National and even global demand for drinking water is surging to thepoint where proposals to withdraw waters from the Great Lakes mayincrease drastically. But as Great Lakes Radio Consortium commentatorCameron Davis tells us, we may need to risk some withdrawals so that theGreat Lakes may stay great:
National and even global demand for drinking water is surging to the point where
proposals to withdraw waters from the Great Lakes may increase drastically. But as
commentator Cameron Davis of the Lake Michigan Federation tells us, we may need to risk
some withdrawals so that the Great Lakes may stay great.
Let’s put one and one together. First, in the next 25 years, at least 55 percent more fresh water
than is now available will be needed to satisfy the growing global population. But other
countries aren’t the only ones that are thirsty. Los Angeles is now moving toward privatizing
public drinking water because demand is fast outpacing supply.
Here’s the second part of the equation. The Great Lakes contain nearly 20 percent of the Earth’s
fresh surface water. Despite the pollution problems that affect fish consumption and other
aspects of human health, Great Lakes water is exceptionally clean for drinking.
Add these up. It’s not outrageous to think that our precious Great Lakes could be tapped. In
fact, it’s already happening. In 1998 a Canadian firm received approval from Ontario to ship
millions of gallons of Lake Superior water to Asia though the permit was later cancelled. As I’m
speaking to you, Green Bay suburbs are looking to Lake Michigan for water because their own
groundwater supplies are drying up in the face of continued outward sprawl. In another case,
Perrier is now seeking to build a number of water pumping plants in the Lake Michigan Basin.
These are just a few examples of how Great Lakes water is being targeted.
Unfortunately, we may not be able to protect the Great Lakes by “just saying no” to future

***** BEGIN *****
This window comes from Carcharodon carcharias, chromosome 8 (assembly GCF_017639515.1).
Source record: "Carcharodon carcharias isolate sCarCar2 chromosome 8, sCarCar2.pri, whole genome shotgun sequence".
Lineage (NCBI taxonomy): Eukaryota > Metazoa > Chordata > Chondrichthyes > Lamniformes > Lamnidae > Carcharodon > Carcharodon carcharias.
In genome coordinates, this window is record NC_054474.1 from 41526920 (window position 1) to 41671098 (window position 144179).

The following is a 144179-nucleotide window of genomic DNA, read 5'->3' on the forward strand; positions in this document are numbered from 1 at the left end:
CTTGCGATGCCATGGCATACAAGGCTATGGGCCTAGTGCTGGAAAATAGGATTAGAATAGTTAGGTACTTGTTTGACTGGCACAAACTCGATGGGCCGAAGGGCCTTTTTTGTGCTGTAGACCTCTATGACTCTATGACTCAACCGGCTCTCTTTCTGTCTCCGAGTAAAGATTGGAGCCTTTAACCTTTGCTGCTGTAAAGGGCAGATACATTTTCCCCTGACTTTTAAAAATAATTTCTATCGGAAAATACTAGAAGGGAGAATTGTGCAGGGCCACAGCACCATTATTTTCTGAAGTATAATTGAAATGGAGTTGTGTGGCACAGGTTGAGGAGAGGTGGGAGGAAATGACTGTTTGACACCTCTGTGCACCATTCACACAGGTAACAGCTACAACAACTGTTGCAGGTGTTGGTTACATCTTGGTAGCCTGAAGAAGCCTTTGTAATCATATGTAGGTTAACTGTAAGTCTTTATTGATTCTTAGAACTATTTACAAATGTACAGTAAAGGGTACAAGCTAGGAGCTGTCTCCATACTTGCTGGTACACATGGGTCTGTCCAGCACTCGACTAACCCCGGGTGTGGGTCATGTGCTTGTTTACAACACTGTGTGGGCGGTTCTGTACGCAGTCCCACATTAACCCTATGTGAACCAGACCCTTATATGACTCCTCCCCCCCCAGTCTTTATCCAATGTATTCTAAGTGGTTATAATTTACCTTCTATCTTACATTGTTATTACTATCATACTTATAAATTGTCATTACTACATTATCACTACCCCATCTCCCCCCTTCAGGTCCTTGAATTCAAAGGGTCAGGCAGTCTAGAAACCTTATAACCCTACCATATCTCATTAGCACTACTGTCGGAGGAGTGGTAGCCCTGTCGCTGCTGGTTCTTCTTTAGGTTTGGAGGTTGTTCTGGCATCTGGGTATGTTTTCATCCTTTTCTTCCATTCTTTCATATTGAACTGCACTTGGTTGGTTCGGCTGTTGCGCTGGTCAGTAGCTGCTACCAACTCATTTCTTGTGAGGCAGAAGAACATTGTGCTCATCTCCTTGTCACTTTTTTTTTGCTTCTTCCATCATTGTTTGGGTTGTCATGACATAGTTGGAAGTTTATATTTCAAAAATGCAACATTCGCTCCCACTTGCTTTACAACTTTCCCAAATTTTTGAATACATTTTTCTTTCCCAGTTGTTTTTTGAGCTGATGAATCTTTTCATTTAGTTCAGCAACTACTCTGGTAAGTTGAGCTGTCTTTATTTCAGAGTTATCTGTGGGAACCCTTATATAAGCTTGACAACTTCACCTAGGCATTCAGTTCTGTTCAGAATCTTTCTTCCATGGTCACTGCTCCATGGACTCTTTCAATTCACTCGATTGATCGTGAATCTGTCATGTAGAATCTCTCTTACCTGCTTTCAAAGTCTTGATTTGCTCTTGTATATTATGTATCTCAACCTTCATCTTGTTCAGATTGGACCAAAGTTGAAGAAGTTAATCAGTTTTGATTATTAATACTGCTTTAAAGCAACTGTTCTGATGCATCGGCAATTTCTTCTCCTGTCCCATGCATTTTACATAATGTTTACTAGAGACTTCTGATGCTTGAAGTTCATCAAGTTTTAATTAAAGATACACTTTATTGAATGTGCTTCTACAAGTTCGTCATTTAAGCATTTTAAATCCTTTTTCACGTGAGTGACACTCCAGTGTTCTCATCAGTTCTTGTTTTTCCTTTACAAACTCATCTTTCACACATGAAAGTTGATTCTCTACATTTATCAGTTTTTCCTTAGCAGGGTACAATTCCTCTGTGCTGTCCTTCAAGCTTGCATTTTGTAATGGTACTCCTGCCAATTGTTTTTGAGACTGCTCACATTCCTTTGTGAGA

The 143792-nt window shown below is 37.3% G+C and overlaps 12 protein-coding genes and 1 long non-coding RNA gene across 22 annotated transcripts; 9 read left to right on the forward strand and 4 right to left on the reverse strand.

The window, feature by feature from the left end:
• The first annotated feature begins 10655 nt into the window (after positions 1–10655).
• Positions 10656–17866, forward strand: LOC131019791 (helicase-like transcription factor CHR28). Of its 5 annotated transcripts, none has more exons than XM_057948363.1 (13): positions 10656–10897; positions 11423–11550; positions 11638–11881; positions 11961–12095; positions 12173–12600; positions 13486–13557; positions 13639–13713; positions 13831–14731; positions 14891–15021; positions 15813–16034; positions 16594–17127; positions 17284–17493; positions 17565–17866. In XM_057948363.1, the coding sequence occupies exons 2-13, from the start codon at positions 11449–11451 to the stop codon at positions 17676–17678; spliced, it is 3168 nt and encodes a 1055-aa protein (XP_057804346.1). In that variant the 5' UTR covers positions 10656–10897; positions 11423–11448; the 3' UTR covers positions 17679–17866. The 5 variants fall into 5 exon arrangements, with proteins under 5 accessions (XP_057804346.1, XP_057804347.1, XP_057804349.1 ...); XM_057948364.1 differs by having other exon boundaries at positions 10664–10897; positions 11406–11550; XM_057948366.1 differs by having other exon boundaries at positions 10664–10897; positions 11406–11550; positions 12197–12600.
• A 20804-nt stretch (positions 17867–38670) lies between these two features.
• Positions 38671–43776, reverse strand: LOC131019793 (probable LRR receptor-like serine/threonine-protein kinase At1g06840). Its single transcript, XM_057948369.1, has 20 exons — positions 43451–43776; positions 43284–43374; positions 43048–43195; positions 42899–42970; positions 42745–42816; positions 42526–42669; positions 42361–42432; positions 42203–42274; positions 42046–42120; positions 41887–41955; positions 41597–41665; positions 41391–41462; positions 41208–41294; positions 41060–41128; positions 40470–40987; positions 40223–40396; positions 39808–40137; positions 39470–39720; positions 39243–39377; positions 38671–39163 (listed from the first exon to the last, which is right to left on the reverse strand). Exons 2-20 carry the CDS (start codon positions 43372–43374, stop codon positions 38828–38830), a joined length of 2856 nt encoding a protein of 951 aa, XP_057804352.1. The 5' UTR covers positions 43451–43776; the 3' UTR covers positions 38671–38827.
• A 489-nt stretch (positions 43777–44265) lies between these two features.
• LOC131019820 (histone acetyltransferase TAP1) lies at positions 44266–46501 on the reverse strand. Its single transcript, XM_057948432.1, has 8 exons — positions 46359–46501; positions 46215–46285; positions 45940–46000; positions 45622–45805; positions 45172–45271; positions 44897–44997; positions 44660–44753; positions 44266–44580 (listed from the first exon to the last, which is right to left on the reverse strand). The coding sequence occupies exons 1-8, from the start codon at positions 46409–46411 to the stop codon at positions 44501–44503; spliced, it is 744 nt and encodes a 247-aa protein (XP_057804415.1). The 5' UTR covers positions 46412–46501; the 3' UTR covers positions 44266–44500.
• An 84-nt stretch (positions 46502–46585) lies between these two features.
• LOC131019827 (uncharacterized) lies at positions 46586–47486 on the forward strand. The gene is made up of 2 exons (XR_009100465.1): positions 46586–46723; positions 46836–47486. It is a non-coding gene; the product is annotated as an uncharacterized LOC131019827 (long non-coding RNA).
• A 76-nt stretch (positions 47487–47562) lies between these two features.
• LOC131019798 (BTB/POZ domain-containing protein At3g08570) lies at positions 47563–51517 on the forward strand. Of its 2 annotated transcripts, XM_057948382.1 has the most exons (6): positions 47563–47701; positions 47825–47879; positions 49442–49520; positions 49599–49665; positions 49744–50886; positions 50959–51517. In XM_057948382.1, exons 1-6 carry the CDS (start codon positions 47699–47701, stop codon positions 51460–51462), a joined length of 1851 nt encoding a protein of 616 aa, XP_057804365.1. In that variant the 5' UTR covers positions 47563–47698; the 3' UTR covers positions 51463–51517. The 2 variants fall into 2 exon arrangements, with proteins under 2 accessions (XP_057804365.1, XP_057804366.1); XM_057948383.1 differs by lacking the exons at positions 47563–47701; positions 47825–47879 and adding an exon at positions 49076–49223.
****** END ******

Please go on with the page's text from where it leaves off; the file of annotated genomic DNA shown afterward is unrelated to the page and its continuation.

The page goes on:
projects like we’ve been doing. Under international trade laws and our own U.S. Constitution,
we can’t arbitrarily restrict the flow of goods—water included—from one state or country to
another. To withstand legal challenges under these laws we need objective decision making
standards that don’t differentiate between proposals coming from inside the Great Lakes, the
Southwestern U.S., or overseas for that matter. If we get going now, we can make those
standards tough. The irony of it is that if we have such standards—even if they risk some water
being removed—we can protect the integrity of the Great Lakes as a whole.
Commendably, the Great Lakes governors have proposed a set of standards that take a
significant step toward this goal. They have some shortcomings—for example, they can allow
lots of little withdrawals, which could add up to a big drain on the ecosystem. With some
improvement, however, the standards can result in real protections for the Great Lakes and the
people who love them. The governors are accepting public comments until February 28.
So, the next time you stand on the shores of your favorite Great Lake, remember this as you look
across the expanse: less than one percent of Great Lakes water is renewable. Let’s get ahead of
the wave in protecting them while we still can.